Now the opposition parties are saying that they would keep up their campaign to have the president resign by taking their campaign to the courts and to the streets. No less than former President Corazon Aquino and actress Susan Roces, the widow of the late presidential candidate Fernando Poe Jr. (who many believe to have been the real winner), have marched in the streets to lure more congressmen into their side hours before the final voting began.
Mrs. Aquino, who broke ties with President Arroyo when the latter's alleged wiretapped conversation with an election official about rigging the 2004 presidential polls was made public, is now a leading member of the Bukluran para sa Katotohanan (Coalition for the Truth), an alliance of civil society and opposition political parties working for the impeachment of the president.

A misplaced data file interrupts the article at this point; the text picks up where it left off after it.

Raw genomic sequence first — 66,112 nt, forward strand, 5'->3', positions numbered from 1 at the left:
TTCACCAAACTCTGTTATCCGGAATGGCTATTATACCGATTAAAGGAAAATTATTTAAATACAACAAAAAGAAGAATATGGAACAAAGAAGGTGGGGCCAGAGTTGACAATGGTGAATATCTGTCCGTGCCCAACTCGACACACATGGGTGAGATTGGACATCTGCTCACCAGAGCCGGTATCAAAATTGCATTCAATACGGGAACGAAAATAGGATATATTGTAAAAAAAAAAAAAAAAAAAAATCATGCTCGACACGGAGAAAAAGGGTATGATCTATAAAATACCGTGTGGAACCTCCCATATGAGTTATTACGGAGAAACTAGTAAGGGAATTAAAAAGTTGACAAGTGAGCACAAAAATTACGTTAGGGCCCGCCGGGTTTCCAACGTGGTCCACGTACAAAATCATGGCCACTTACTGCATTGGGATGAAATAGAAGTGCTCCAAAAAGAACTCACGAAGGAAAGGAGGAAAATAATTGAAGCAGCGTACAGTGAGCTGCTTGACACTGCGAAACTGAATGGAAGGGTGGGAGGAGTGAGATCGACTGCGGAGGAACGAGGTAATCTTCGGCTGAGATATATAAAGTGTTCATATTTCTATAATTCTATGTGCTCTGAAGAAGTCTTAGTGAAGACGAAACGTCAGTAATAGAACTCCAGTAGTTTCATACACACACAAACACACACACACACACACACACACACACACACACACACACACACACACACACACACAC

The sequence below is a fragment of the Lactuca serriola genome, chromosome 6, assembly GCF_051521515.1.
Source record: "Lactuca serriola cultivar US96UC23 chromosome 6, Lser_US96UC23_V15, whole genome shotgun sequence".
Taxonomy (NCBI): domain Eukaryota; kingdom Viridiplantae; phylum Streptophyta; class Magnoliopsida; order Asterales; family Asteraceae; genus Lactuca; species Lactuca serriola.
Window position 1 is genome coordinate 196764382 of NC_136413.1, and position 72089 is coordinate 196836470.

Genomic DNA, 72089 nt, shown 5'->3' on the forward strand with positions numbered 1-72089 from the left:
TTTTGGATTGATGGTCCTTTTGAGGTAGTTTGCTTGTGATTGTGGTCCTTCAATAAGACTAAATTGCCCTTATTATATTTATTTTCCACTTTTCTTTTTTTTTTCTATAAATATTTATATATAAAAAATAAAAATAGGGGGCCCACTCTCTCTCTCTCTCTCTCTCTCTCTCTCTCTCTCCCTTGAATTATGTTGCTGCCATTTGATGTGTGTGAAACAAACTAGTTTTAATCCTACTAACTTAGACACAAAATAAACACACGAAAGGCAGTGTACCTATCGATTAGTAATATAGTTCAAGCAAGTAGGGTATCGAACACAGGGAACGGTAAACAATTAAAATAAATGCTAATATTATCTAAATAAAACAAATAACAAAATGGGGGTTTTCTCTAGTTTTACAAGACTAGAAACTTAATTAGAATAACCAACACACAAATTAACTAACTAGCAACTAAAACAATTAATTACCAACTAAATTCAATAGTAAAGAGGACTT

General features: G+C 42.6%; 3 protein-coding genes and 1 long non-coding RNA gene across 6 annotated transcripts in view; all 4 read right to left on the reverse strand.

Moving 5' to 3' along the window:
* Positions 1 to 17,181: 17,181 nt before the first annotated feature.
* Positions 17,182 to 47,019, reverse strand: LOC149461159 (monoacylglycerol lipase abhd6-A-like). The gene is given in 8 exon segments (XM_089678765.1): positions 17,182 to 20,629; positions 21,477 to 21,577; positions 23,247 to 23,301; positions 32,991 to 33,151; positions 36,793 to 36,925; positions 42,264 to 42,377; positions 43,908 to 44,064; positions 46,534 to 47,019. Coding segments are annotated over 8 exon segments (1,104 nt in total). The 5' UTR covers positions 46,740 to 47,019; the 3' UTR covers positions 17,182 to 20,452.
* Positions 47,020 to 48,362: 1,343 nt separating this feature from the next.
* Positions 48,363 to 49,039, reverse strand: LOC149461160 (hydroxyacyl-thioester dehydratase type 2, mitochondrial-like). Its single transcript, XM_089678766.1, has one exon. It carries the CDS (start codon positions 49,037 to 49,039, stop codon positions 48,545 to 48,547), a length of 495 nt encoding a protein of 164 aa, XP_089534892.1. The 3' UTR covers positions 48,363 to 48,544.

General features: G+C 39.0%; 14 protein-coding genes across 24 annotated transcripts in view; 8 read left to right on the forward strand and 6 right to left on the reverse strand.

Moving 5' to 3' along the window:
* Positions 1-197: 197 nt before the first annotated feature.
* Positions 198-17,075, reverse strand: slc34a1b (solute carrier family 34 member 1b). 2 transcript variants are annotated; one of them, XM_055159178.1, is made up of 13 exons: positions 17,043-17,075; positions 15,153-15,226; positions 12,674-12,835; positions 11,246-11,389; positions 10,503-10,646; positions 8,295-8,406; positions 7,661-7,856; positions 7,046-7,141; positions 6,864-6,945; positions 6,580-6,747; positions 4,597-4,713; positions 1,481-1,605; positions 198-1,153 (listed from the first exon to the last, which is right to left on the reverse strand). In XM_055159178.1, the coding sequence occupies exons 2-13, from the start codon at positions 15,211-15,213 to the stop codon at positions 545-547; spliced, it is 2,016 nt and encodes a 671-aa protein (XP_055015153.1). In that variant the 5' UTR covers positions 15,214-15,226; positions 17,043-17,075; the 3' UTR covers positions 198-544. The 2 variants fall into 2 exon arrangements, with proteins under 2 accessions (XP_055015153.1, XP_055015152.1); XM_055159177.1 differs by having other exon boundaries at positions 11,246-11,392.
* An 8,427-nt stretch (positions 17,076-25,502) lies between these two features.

Business remains on the sidelines
Privately many in the business community sympathise with the opposition cause and believe that the president did win the 2004 election by cheating but they appear reluctant to call for the president's resignation. The fact of the matter is that the economy is still doing reasonably well at the moment and an economic expansion of around 4.8-5.0 percent is expected this year, and those key economic officials who resigned in early July and called for President Arroyo to step down have been replaced by people of equally high calibre.
Beyond that there is of course the fact that the president is "one of them." Personal relationships are extremely important in Filipino society and whereas former President Estrada identified with the masses (and they with him), President Arroyo is unashamedly elitist. "How can we reject our own kind?" is the standard riposte many make when asked why the double standard. Elitism is still a powerful force in this country, especially if you are not among those immediately affected.